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Breaking News: Obesity Rate for Young Children Plummets 43% Over Past Decade, Federal Survey Finds

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11
Mar

Jillian Sullivan, MD MSCS, is an Assistant Professor in the Department of Pediatrics at the University of Vermont College of Medicine and a Pediatric Gastroenterologist at the Vermont Children’s Hospital at Fletcher Allen Health Care.

Jillian Sullivan, MD MSCS, is an Assistant Professor in the Department of Pediatrics at the University of Vermont College of Medicine and a Pediatric Gastroenterologist at the Vermont Children’s Hospital at Fletcher Allen Health Care.

Last week, the Journal of the Medical Association (JAMA) published an article highlighting the most recent results of a national nutrition survey (NHANES, or the National Health and Nutrition Examination Survey) between 2011-2012.  The results demonstrated, for the first time, a decrease in rates of obesity in young children (ages 2-5). Obesity decreased in these children from 13.9 percent in 2003 to 8.4 percent in 2012.  Obesity rates were unchanged in older children (6-19 years of age) between 2003 and 2012. Although this is promising news, as this is the first time a decline in obesity has been reported, the fact remains that 17 percent of older children and 35 percent of adults are obese.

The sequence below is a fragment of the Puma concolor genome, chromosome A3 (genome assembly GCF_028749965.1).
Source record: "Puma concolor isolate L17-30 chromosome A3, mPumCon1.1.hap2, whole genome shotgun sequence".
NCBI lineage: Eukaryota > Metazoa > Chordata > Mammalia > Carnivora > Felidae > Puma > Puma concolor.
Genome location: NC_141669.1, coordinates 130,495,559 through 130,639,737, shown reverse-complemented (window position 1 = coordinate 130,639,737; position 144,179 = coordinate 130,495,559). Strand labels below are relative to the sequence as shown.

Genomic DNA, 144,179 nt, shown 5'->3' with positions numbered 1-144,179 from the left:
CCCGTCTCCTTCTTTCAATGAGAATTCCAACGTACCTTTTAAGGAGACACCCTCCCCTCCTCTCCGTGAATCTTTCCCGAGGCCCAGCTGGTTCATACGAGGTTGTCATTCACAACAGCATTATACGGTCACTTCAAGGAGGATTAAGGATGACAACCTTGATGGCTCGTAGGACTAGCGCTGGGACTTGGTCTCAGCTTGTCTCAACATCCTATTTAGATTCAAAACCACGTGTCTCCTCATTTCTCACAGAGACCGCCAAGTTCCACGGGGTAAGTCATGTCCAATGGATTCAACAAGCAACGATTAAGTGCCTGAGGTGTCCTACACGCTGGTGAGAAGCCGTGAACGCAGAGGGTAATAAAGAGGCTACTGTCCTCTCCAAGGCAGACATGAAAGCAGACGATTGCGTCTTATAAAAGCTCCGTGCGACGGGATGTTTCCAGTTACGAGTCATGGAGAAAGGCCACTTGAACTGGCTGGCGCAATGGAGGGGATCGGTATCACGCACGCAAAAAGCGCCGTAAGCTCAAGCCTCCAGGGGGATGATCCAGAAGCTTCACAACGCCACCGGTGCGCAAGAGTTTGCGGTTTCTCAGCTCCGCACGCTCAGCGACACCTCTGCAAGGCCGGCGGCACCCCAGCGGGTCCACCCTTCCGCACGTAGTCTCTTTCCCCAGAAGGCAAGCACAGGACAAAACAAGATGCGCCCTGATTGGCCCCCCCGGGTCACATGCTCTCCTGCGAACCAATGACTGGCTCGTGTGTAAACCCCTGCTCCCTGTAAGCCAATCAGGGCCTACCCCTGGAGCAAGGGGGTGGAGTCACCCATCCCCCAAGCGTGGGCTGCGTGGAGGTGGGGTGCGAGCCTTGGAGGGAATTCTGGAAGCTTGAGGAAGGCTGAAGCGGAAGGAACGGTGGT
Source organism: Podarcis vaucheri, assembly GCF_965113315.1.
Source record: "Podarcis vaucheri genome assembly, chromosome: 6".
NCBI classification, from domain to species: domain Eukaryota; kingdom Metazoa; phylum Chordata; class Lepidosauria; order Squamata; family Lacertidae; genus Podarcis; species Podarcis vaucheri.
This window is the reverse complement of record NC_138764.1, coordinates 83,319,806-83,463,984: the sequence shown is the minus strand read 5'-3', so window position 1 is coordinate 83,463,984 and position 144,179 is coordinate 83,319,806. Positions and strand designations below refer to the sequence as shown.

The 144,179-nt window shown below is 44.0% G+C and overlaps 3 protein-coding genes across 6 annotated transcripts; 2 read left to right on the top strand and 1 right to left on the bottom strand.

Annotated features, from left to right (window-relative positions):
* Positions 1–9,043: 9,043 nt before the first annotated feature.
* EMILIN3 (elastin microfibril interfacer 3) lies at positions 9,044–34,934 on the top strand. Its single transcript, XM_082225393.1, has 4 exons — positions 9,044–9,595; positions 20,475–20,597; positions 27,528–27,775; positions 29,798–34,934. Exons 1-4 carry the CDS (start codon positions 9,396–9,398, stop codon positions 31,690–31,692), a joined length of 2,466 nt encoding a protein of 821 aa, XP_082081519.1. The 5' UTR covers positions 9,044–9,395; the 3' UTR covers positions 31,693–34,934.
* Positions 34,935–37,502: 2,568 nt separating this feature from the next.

Children who are obese are more likely to become obese adults and are more likely to develop obesity-related complications, which include hypertension, heart disease, type 2 diabetes, and fatty liver disease. Thus, continuing to work to treat and prevent pediatric obesity is important.

The USDA (US Department of Agriculture) has put together recommendations for a healthy diet, called “Choose My Plate.”

  • Focus on fruits. Experiment with new fruits in the grocery store. Try pre-cut, pre-packaged fruits for convenience. Keep a bowl of fruit on the counter. Use fruits canned in 100 percent fruit juice or water instead of syrup.
  • Vary your veggies. Buy fresh veggies when in season. Use frozen vegetables as a quick addition to dinner. Try pre-washed bags of salad or baby carrots.
  • Make at least half your grains whole. Try whole grain pasta or brown rice. Substitute whole wheat flour for white flour (even just half) when cooking.
  • Go lean with protein. Look for steaks without lots of marbling (like round steak, or sirloin). Try lean pork products such as pork tenderloin. Use extra lean ground beef. Trim away visible fat from proteins. Add fish twice a week to your diet, and try beans, peas, or soy products as a main dish.
  • Get your calcium-rich foods. Switch to fat-free or low-fat (1 percent) milk. Try low-fat yogurt with fruit for a snack. Use low-fat dairy items (sour cream, cream cheese, and cottage cheese).

In addition to choosing healthy foods, exercise is important. Children and adolescents should do 60 minutes or more of physical activity each day.

While the survey data are promising, we need to continue to work to decrease childhood obesity by exercising and eating a healthy diet. For more information, visit www.choosemyplate.gov.

Jillian Sullivan, MD MSCS, is an Assistant Professor in the Department of Pediatrics at the University of Vermont College of Medicine and a Pediatric Gastroenterologist at the Vermont Children’s Hospital at Fletcher Allen Health Care.

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